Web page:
New report, Mass Incarceration: The Whole Pie 2015, reveals 2.3 million people are locked up in the U.S. and why
U.S. locks up more than 2.3 million people in prisons, jails, and other facilities on any given day. New report provides foundation for long overdue conversation about criminal justice reform.
December 8, 2015
FOR IMMEDIATE RELEASE: December 8, 2015
brabuy [at] prisonpolicy.org
Easthampton, MA — With 2.3 million people locked up in more than 7,000 correctional facilities operated by thousands of agencies, getting the big picture is anything but easy. Today, with the publication of Mass Incarceration: The Whole Pie 2015, the Prison Policy Initiative provides the answer to how many people are locked up in the U.S., where, and why. Building upon our groundbreaking 2014 report that, for the first time, aggregated the disparate systems of confinement, this updated version contains further detail on why people are locked up:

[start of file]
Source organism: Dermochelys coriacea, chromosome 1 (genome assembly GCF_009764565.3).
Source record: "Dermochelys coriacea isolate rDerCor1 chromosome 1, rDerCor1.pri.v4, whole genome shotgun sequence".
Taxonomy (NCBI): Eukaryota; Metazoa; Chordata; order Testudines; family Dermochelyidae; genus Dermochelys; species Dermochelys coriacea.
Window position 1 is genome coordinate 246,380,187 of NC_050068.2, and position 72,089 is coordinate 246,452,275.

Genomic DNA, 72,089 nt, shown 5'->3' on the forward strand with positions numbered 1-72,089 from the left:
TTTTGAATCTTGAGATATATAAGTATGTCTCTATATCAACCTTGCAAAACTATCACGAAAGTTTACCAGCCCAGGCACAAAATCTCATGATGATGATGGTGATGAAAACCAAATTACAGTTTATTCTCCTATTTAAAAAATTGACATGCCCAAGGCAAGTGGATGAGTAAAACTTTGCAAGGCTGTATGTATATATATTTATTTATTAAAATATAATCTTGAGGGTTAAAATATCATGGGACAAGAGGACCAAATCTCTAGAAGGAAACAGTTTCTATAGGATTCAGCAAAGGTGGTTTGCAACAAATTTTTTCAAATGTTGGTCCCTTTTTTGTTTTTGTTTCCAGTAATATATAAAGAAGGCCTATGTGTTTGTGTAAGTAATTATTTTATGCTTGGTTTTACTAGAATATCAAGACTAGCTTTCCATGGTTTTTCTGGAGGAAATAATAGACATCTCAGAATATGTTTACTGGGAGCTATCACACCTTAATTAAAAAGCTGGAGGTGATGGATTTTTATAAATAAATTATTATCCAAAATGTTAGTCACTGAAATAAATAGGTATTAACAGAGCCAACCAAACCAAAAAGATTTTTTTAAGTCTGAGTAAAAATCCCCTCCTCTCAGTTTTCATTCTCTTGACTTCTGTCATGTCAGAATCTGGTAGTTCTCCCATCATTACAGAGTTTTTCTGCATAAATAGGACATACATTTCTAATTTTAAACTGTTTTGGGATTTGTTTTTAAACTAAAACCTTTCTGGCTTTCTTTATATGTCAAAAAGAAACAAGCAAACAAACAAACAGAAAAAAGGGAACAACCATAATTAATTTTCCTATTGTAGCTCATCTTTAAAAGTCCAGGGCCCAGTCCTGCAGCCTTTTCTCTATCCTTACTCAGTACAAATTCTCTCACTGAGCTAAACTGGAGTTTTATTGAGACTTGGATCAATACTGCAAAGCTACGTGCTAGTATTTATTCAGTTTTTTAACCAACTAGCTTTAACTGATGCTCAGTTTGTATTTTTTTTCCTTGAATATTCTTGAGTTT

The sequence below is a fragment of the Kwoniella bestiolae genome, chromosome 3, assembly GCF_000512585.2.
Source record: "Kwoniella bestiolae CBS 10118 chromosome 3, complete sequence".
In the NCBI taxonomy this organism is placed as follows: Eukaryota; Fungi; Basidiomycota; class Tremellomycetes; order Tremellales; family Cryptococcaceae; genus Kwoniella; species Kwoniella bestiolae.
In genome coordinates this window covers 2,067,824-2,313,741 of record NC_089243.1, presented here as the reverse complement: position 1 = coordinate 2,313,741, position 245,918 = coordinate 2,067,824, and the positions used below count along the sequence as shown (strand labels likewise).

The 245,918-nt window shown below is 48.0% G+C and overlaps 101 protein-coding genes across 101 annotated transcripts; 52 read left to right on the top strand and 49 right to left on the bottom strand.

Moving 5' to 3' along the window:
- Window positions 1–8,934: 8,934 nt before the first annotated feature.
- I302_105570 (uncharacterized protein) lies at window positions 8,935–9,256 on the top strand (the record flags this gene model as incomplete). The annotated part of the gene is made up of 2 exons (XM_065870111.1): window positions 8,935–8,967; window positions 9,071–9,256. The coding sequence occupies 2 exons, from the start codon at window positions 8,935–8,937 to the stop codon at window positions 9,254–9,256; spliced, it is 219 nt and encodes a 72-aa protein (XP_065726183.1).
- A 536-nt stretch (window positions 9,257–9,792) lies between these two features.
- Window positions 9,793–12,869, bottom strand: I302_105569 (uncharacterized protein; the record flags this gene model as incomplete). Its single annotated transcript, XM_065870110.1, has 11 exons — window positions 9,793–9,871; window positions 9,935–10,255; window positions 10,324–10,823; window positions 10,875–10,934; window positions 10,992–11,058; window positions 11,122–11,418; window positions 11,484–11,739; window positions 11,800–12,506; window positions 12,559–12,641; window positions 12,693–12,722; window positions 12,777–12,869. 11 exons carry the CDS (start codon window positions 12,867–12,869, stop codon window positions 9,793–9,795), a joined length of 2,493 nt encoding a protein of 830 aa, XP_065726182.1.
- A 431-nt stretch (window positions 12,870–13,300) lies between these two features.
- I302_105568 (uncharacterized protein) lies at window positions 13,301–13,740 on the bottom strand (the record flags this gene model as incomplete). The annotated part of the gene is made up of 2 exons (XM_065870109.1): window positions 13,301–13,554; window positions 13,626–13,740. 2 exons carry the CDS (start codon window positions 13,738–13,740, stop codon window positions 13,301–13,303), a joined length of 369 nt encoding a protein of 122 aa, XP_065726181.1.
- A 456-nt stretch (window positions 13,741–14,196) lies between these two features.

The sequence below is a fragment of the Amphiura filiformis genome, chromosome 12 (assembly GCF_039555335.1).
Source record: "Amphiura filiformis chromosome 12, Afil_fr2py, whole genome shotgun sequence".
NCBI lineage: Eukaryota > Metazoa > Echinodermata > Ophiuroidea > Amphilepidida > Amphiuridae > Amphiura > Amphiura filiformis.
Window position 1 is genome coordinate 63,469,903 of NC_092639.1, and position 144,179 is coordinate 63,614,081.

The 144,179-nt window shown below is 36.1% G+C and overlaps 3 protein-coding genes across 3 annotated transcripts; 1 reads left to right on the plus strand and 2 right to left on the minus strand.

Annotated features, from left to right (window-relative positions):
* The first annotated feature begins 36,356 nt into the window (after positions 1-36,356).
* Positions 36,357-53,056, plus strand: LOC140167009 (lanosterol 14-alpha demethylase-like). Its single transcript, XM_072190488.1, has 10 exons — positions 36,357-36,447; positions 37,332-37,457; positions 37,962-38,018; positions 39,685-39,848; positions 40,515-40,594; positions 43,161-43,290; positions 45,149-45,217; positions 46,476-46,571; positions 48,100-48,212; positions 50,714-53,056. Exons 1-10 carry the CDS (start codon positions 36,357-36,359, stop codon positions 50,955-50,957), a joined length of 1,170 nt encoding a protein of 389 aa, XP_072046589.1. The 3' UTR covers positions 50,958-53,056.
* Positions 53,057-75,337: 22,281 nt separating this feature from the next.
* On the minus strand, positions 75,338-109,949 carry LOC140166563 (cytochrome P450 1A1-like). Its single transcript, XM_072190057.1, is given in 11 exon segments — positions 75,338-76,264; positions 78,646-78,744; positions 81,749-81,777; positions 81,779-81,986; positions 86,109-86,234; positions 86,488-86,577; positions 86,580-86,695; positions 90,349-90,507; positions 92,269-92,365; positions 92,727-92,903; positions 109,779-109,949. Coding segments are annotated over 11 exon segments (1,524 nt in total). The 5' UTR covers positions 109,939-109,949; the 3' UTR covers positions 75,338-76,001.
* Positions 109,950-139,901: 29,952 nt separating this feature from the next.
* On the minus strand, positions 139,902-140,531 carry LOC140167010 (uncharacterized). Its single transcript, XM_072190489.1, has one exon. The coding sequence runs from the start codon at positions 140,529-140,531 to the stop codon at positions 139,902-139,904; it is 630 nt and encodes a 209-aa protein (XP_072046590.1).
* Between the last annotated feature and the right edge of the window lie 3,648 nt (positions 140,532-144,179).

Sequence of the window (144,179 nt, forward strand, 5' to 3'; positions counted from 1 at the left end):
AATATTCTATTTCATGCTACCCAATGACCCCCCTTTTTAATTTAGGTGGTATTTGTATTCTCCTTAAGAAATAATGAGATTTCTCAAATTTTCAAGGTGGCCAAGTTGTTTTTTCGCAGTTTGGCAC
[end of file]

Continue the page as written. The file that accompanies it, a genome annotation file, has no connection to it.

As we discuss in our report, looking at the “whole pie” allows us to cut through the fog to answer key questions such as:
- After state prisons, what is the next biggest slice of confinement?
- How does the number of people that cycle through correctional facilities in a year differ from the number of people locked up on a particular day?
- How important is it to ending mass incarceration that we reform the policies that increasingly detain people pretrial?
- How many people nationwide are imprisoned because their most serious offense was a drug offense?
- How does the number of people in correctional facilities compare to the even larger number of people on probation and parole?
Armed with the big picture, Mass Incarceration: The Whole Pie 2015, gives the public and policymakers the foundation to now consider the types of changes that would end the country’s reign as the number one incarcerator in the world.
The report is available at: http://www.prisonpolicy.org/reports/pie2015.html